This is the third blue ribbon for Cherry Grove Farm in three years. We previously won blues for our Buttercup Brie and Lawrenceville Jack Reserve cheeses.

Come in to the farm store for a taste, we will be sampling Abruzze Jawn all week!

Animal Welfare Approval

CGF Earns Animal Welfare Approval

It’s now widely accepted that raising animals intensively – indoors or confined on dirt feedlots – is not only bad for animals, but is also harming human health and the wider environment. The headlines speak volumes about our broken food system: about the rise of antibiotic-resistant bacteria, environmental pollution from intensive farming systems, and animal welfare abuses.

In 2006, a program was founded to address the growing consumer demand for meat, eggs and dairy products from animals treated to the highest welfare standards and managed with the environment in mind. Animal Welfare Approval (AWA) audits, certifies and supports independent family farmers raising their animals according to the highest standards, outdoors on pasture or range. Called a “badge of honor for farmers” and the “gold standard,” AWA has come to be the most highly regarded food label when it comes to animal welfare, pasture-based farming, and sustainability.

The AWA program operates on the simple understanding that the way we raise our animals, the nutritional quality of the meat, milk and eggs they produce, and the impact of farming systems on the environment, are all intrinsically linked. We know that if we manage our animals properly and according to their needs, we don’t have to rely on things like routine antibiotics and other chemical inputs to farm. We know that healthy, content animals produce better tasting, healthier meat, milk and eggs. And we know that pasture-based farming livestock systems can actually have a positive impact on the environment, too. Click here to learn more about the benefits of pasture-based farming.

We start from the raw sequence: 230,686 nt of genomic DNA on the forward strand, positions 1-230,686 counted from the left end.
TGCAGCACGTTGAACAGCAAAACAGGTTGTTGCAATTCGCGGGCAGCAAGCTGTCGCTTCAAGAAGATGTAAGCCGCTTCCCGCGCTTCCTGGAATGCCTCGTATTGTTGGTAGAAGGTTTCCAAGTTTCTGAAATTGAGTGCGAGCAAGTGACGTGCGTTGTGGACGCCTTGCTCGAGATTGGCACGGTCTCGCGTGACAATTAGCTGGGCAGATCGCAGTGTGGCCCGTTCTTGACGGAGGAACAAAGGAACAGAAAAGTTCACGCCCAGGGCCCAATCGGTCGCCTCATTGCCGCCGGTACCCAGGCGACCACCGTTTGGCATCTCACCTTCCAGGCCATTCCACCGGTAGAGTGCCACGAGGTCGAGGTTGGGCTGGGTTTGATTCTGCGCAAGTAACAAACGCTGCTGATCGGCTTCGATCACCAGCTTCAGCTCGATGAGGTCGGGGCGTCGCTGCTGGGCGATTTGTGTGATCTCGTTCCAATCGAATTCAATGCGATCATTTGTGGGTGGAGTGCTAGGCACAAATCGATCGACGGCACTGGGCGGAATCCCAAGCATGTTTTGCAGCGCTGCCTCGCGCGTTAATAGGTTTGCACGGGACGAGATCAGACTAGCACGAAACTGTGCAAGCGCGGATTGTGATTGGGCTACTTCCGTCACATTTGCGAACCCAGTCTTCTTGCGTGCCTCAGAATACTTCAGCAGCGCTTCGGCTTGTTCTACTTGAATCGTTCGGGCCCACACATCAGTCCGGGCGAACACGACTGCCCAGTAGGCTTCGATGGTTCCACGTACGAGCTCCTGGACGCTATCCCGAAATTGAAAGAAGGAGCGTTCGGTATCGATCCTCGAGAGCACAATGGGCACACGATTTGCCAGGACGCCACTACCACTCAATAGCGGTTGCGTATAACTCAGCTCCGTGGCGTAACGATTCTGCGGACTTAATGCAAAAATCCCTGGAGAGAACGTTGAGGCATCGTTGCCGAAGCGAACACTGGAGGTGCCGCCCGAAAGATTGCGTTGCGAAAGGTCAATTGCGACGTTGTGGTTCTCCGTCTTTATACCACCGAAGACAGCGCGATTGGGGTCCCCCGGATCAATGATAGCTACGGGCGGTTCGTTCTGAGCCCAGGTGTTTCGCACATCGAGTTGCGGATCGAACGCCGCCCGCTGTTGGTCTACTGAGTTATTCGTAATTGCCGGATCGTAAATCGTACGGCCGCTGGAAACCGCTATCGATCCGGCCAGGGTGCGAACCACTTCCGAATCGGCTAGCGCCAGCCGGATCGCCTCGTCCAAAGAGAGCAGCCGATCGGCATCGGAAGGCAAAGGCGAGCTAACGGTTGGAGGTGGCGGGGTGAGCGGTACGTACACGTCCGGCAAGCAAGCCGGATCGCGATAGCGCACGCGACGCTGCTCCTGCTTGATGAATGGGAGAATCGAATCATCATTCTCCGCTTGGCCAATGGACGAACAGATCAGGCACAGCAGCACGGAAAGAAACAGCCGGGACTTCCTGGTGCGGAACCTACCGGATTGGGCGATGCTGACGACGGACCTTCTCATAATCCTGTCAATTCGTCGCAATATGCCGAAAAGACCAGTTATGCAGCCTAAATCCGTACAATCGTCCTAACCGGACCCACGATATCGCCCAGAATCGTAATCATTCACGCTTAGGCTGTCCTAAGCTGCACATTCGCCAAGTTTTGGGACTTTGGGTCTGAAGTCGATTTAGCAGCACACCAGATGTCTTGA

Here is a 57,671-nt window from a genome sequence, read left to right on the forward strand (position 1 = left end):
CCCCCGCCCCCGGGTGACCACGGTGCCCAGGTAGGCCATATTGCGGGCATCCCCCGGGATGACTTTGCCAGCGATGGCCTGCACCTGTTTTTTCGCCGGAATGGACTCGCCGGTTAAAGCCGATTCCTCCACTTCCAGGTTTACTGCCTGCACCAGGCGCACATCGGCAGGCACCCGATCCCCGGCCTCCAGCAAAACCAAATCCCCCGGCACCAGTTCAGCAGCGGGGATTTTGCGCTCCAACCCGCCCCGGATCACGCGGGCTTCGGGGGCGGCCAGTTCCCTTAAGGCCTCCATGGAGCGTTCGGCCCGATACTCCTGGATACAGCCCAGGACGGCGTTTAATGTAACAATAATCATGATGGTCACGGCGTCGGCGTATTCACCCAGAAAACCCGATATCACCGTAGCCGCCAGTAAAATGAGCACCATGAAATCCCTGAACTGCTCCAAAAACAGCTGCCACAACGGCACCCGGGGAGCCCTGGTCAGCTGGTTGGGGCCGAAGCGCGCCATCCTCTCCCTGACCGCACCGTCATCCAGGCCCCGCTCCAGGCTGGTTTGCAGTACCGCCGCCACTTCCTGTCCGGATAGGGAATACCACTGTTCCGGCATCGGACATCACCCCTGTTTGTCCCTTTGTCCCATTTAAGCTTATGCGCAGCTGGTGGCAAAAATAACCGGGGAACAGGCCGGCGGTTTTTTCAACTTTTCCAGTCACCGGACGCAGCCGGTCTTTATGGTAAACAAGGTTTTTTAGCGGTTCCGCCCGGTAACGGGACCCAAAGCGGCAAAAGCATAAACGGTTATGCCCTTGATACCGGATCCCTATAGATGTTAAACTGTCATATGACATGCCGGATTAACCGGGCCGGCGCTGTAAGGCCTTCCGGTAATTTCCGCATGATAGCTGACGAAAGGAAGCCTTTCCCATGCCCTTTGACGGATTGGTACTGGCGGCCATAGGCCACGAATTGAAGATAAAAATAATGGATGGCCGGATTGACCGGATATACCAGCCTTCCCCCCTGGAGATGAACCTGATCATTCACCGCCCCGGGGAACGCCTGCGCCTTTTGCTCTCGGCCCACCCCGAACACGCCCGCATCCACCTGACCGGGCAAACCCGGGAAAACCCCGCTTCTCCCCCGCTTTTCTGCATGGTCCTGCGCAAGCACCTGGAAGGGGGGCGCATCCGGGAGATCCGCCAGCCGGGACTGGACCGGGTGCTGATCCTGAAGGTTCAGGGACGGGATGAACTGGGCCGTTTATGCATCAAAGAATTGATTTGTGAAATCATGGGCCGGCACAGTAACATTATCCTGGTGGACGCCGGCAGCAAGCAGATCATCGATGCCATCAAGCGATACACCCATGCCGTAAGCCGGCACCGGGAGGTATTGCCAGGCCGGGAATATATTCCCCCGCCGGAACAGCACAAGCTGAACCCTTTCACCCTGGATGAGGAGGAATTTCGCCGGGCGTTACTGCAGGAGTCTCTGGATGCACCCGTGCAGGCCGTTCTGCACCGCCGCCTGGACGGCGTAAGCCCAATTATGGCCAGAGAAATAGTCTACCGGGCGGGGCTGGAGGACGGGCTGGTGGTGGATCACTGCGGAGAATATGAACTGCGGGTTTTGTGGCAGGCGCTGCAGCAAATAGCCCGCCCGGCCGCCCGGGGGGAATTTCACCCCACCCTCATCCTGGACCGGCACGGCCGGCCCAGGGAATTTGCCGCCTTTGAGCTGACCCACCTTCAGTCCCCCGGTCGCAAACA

Cherry Grove Farm is proud to have been given Animal Welfare Approval for our fully pastured laying hens. Our heritage breed birds live in mobile coops and are moved several times a week to follow our sheep through their pasture.

Read more on our Press Page.


1902 - Family purchased farm

1910 - Leased land to dairy farmer

1987 - Hamill Brothers inherit farm

2002 - Started as a family business

2003 - Started a beef herd, laying hens, and pigs

2004 - Added sheep and attained organic certification of pasture land

2005 - Added dairy herd and began making fresh cheeses like mozzarella

2006 - Built aging caves and began making aged cheeses

2012 - Grid Magazine’s Cheese of the Month (Nov – Full Nettle Jack); Finalist at the Good Food Awards (Toma)

2013 - Won 2 blue ribbons from the American Cheese Society(for Buttercup Brie and Lawrenceville Jack Reserve); Added second cheesemaker

2014 - Broke ground on additional aging space and began process of getting AWA certification for our chickens